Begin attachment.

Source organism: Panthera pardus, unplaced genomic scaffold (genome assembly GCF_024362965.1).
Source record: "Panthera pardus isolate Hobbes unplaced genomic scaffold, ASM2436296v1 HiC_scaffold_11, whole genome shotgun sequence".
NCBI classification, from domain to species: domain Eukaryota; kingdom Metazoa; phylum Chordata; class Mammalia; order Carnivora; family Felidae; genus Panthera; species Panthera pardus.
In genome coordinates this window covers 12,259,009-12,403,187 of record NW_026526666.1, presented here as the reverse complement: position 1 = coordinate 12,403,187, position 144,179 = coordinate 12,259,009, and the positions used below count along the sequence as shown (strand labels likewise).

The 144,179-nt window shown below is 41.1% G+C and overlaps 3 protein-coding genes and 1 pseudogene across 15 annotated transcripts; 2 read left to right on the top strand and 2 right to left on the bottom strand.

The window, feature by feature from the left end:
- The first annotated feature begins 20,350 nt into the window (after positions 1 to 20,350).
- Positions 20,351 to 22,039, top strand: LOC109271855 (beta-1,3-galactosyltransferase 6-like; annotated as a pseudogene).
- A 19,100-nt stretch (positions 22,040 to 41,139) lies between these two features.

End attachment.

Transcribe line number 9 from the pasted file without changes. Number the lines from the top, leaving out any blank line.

- A 19,100-nt stretch (positions 22,040 to 41,139) lies between these two features.